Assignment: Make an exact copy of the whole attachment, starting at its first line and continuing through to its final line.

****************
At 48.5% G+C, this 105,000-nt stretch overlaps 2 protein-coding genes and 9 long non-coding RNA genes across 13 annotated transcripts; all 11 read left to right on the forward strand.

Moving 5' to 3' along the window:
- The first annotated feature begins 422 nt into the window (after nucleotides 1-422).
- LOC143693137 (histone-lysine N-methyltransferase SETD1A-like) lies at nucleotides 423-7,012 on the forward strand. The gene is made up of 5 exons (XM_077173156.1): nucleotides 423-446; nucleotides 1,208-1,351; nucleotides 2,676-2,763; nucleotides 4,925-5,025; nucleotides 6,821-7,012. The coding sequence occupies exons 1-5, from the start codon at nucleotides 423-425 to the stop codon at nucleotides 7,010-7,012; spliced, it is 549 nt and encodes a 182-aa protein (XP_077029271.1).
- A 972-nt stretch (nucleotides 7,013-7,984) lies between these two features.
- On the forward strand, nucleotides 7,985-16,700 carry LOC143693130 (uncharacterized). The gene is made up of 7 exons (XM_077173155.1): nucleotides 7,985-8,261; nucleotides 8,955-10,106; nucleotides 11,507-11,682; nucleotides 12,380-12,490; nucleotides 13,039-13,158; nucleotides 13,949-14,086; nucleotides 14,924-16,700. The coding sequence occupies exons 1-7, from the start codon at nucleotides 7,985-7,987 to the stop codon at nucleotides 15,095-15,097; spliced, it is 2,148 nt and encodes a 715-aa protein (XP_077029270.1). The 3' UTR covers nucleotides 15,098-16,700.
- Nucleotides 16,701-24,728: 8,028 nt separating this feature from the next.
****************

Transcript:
At 48.5% G+C, this 105,000-nt stretch overlaps 2 protein-coding genes and 9 long non-coding RNA genes across 13 annotated transcripts; all 11 read left to right on the forward strand.

Moving 5' to 3' along the window:
- The first annotated feature begins 422 nt into the window (after nucleotides 1-422).
- LOC143693137 (histone-lysine N-methyltransferase SETD1A-like) lies at nucleotides 423-7,012 on the forward strand. The gene is made up of 5 exons (XM_077173156.1): nucleotides 423-446; nucleotides 1,208-1,351; nucleotides 2,676-2,763; nucleotides 4,925-5,025; nucleotides 6,821-7,012. The coding sequence occupies exons 1-5, from the start codon at nucleotides 423-425 to the stop codon at nucleotides 7,010-7,012; spliced, it is 549 nt and encodes a 182-aa protein (XP_077029271.1).
- A 972-nt stretch (nucleotides 7,013-7,984) lies between these two features.
- On the forward strand, nucleotides 7,985-16,700 carry LOC143693130 (uncharacterized). The gene is made up of 7 exons (XM_077173155.1): nucleotides 7,985-8,261; nucleotides 8,955-10,106; nucleotides 11,507-11,682; nucleotides 12,380-12,490; nucleotides 13,039-13,158; nucleotides 13,949-14,086; nucleotides 14,924-16,700. The coding sequence occupies exons 1-7, from the start codon at nucleotides 7,985-7,987 to the stop codon at nucleotides 15,095-15,097; spliced, it is 2,148 nt and encodes a 715-aa protein (XP_077029270.1). The 3' UTR covers nucleotides 15,098-16,700.
- Nucleotides 16,701-24,728: 8,028 nt separating this feature from the next.